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Citroen C3 Exclusive

 

The C3 is undeniably distinctive in its styling, but underneath it’s utterly conventional

Base price: $28,990.

Powertrain and performance: 1.6-litre petrol four, 88kW/160Nm, 4-speed automatic, front-drive, Combined economy 6.6 litres per 100km, 0-100km/h 10.9 seconds.

Vital statistics: 3941mm long, 1538mm high, luggage capacity 300 litres, fuel tank 50 litres, 17-inch alloy wheels.

We like: High style, cabin quality, decent chassis.

We don’t like: Mediocre powertrain, dated model compared with competition.

How it rates: 6/10

WHAT DO I NEED TO KNOW?

Things are not easy for Citroen in New Zealand: it’s been a niche brand for many years, continuing to woo its devotees with idiosyncratic styling but failing to make an impression against mainstream rivals in terms of powertrain technology and value for money.

But Citroen has a new distributor now, Sime Darby Automobiles (which also handles Peugeot), which is determined to put the vehicles on more Kiwi shopping lists.

Enter the C3 supermini: it’s a familiar model, but has been relaunched in facelift form with the focus on value for money. The range opens at just $23,490 for the Seduction 1.2-litre manual, but our test car is the flagship Exclusive model with a 1.6-litre powerplant and automatic transmission.

WHAT’S IT LIKE TO DRIVE?

The C3 is undeniably distinctive in its styling, but underneath it’s utterly conventional. The entry 1.2-litre three-cylinder is actually the special engine in the range; the 1.6-litre fitted to the top one we’re driving is pretty average by class standards. It delivers low-down where it’s most needed for city driving, but you’d be hard pressed to call the car’s performance brisk or entertaining.

The disappointment is not all down to the engine. The automatic transmission is only a four-speeder, which does not cut it against rivals’ five, six and seven-speed units. There are issues beyond the number of ratios, too: the French are only slowly getting to grips with automatic gearboxes and the shift protocols for the C3’s transmission are erratic at times, thumping between first and second at times and hanging onto ratios far too long when you apply the throttle with even slight enthusiasm.

The chassis is much better: there’s a great little car underneath, which steers well and can handle difficult corners at speed far above the urban driving that will be its natural habitat.

IS IT EASY TO LIVE WITH?

The C3 really makes an impression in the cabin. It’s a small car with a high, arched roof and quite dramatic interior styling.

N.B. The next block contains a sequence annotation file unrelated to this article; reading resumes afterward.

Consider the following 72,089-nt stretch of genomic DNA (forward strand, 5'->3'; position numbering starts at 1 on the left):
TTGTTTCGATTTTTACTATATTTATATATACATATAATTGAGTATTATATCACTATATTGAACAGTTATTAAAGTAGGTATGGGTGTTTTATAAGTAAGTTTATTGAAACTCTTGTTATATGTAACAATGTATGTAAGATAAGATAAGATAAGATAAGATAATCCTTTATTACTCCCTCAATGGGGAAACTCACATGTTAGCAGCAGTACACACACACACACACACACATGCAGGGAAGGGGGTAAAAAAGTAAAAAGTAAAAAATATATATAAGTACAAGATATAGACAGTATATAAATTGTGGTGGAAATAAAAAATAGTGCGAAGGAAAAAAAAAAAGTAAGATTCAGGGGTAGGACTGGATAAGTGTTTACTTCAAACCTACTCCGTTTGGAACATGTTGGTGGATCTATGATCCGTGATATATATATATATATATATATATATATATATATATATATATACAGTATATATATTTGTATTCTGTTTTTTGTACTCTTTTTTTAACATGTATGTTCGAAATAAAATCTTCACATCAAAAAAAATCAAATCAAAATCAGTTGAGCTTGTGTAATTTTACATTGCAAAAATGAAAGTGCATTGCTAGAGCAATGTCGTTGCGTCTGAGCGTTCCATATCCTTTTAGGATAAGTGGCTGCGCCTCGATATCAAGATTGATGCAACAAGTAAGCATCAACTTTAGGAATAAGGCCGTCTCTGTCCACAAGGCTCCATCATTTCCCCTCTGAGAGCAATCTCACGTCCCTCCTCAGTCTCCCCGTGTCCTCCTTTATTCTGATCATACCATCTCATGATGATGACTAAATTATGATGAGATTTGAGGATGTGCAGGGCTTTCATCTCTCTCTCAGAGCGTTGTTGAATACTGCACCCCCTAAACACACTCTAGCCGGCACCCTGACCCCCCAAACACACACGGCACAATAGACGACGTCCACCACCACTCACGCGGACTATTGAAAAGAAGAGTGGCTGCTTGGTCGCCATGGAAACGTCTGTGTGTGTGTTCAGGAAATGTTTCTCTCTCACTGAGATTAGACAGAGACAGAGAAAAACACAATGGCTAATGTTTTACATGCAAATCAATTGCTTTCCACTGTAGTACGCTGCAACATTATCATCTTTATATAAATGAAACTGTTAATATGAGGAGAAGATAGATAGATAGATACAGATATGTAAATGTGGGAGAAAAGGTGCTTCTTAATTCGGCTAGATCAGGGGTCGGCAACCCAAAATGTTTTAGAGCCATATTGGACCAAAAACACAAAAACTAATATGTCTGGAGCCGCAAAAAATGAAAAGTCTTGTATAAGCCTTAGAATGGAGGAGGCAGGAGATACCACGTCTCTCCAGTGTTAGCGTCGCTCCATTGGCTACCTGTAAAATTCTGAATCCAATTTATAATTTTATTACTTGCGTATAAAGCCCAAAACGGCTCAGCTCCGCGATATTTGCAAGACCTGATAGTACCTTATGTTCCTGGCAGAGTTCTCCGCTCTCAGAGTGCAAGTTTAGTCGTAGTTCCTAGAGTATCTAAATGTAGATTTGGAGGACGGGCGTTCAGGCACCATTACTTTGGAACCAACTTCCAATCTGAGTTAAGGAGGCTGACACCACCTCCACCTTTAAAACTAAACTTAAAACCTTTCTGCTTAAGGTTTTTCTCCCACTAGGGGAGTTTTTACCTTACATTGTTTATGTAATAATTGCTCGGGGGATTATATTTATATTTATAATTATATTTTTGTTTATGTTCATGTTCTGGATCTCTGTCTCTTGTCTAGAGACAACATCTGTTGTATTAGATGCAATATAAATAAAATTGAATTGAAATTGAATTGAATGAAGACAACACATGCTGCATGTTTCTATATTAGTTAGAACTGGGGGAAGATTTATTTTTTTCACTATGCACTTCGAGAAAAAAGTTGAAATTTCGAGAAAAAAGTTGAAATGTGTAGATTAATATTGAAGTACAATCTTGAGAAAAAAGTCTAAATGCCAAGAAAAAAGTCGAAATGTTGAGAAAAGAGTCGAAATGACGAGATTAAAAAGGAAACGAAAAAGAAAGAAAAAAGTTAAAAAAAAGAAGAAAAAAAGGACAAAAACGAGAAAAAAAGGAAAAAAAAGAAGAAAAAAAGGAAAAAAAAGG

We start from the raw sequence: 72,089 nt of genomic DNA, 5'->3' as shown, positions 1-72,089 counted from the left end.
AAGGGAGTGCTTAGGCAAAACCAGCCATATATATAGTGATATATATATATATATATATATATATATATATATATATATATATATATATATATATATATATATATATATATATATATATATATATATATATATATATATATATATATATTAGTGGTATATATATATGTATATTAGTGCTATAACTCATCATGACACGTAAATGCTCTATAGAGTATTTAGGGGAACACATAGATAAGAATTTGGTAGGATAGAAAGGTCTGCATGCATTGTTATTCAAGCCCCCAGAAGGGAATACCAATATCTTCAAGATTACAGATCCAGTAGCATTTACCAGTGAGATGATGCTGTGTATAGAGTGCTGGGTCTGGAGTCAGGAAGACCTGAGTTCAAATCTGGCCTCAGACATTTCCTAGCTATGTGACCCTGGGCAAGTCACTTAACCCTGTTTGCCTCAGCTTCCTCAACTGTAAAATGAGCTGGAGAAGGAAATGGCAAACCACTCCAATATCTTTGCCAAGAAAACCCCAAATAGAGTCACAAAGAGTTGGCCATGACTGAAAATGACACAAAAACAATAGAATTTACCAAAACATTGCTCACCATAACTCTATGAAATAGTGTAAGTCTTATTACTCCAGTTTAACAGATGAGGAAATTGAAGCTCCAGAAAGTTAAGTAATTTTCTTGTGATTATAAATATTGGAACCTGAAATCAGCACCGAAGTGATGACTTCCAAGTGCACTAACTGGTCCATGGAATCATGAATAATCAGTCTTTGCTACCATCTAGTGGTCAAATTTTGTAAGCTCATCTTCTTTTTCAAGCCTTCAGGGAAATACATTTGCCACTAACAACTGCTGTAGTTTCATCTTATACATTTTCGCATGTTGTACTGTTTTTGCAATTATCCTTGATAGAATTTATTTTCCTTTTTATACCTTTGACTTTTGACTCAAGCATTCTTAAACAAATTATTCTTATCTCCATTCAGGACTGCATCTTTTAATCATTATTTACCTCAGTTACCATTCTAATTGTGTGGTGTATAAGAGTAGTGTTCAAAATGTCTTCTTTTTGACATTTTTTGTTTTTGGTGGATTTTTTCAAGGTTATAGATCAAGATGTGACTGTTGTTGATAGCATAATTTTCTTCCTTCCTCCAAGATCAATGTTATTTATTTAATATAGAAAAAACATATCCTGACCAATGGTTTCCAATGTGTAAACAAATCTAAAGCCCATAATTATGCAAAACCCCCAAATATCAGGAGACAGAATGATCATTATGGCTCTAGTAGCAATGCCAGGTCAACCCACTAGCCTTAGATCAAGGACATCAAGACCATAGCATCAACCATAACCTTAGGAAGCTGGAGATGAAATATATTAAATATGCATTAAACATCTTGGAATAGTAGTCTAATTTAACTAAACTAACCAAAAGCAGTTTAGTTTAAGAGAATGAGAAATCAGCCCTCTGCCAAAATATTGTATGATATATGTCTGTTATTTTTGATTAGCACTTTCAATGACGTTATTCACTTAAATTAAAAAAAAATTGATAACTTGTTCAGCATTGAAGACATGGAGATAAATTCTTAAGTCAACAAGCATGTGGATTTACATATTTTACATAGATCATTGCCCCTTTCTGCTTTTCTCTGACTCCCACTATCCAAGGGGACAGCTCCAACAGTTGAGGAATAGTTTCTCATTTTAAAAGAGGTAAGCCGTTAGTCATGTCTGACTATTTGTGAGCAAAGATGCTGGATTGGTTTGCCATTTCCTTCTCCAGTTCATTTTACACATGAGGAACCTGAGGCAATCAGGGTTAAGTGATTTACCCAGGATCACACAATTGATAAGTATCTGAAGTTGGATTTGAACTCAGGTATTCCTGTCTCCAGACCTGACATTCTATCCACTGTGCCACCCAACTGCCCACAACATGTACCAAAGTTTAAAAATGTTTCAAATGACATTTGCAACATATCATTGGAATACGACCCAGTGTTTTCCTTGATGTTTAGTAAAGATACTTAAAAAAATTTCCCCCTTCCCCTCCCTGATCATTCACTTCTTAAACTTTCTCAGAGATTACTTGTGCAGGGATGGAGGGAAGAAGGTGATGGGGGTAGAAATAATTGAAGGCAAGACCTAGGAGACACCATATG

Even more so in the Exclusive, which has Citroen’s so-called Zenith roof which extends the windscreen over above the driver and front passenger. There’s a large shade that you can pull down to make the cabin less transparent, but when you’re in the mood (night is especially good) you get a dramatic view overhead.

There’s nothing outwardly outrageous about the dashboard but it does look and feel pretty special for a sub-$30k supermini. The plastics are soft and there are glossy black inserts to give it a premium ambience.

The C3 Exclusive’s headline piece of equipment is the standard satellite navigation system, which runs through a good-looking colour screen.

The airy cabin makes life more bearable for those in the back, although you can’t get past the fact that the C3 is a tiny supermini that’s too small to serve as a family vehicle.

SHOULD I BUY ONE?

The C3 Exclusive is a hard one to recommend because the rest of the class is so strong: there are so many other options, from the Ford Fiesta Sport with its high-tech EcoBoost powertrain to the Volkswagen Polo, which is still the last word in quality and image.

The C3 Exclusive is disappointing in terms of performance but still feels like a pretty special experience when you’re sitting inside.

EQUIPMENT CHECKLIST

  • Air conditioning: Climate
  • Audio: CD, iPod compatible
  • Automatic lights/wipers: Yes/yes
  • Blind spot warning: No
  • Bluetooth: Yes
  • Cruise control: Yes
  • Driver footrest: Yes
  • Head-up display: No
  • Heated/ventilated seats: No
  • Keyless entry/start: No
  • Lane guidance: No
  • Leather upholstery: No
  • Parking radar: Rear with camera
  • Power boot or tailgate: No
  • Power seat adjustment/memory: No
  • Rear ventilation outlets: No
  • Remote audio controls: Yes
  • Satellite navigation: Yes
  • Seat height adjustment: Yes
  • Self-parking technology: No
  • Split/folding rear seats: 60/40
  • Steering reach adjustment: Yes
  • Stop-start: No
  • Trip computer: Yes

    Find a Citroen C3 Exclusive HERE

  • Auto Trader New Zealand